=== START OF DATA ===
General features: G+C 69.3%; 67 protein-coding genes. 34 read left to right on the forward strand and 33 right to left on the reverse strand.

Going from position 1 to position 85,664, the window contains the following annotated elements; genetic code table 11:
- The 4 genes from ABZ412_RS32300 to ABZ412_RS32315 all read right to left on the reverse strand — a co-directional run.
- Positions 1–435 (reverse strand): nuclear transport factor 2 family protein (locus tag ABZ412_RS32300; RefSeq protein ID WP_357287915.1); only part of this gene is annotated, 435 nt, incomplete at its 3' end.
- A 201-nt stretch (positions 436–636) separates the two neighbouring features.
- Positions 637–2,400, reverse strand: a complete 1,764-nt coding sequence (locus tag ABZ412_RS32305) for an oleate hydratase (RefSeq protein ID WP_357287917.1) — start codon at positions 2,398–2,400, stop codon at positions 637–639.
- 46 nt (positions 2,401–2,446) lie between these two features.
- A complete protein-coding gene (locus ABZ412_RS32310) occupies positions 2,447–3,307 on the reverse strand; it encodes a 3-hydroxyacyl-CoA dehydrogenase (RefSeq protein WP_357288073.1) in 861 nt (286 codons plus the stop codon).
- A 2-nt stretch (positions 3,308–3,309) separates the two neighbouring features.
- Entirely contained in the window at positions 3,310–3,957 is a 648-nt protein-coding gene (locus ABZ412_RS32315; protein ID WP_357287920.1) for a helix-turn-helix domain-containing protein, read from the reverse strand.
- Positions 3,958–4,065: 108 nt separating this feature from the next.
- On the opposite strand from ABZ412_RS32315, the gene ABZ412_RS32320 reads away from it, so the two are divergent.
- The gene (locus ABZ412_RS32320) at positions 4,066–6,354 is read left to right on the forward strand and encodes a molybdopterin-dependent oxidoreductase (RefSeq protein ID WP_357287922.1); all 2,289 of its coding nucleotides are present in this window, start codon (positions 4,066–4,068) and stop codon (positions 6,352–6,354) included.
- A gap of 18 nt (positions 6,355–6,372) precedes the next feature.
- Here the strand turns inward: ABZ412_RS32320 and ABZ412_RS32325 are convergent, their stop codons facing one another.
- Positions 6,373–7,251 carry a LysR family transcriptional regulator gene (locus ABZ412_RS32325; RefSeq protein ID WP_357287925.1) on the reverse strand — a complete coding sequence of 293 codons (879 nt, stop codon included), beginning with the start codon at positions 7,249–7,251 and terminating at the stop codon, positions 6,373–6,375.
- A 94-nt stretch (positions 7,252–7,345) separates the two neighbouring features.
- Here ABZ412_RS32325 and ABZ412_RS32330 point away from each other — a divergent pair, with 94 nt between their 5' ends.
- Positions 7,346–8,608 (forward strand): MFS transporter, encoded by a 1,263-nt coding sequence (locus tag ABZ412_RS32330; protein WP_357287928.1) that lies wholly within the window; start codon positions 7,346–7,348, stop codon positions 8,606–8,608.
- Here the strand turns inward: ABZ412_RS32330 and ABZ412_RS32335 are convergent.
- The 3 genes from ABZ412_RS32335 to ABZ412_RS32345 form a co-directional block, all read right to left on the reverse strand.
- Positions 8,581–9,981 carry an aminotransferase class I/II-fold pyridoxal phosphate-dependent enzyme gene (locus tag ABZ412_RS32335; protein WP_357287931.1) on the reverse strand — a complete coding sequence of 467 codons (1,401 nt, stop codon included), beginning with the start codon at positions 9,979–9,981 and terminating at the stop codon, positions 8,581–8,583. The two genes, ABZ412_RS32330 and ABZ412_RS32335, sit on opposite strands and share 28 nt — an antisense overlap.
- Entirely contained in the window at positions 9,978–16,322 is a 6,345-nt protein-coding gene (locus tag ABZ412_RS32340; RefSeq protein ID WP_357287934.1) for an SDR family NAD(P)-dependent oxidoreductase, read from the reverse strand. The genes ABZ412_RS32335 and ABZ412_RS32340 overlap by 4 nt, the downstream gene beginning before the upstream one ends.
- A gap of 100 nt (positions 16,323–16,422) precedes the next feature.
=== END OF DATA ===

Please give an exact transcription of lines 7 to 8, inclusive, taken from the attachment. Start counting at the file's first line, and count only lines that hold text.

- 46 nt (positions 2,401–2,446) lie between these two features.
- A complete protein-coding gene (locus ABZ412_RS32310) occupies positions 2,447–3,307 on the reverse strand; it encodes a 3-hydroxyacyl-CoA dehydrogenase (RefSeq protein WP_357288073.1) in 861 nt (286 codons plus the stop codon).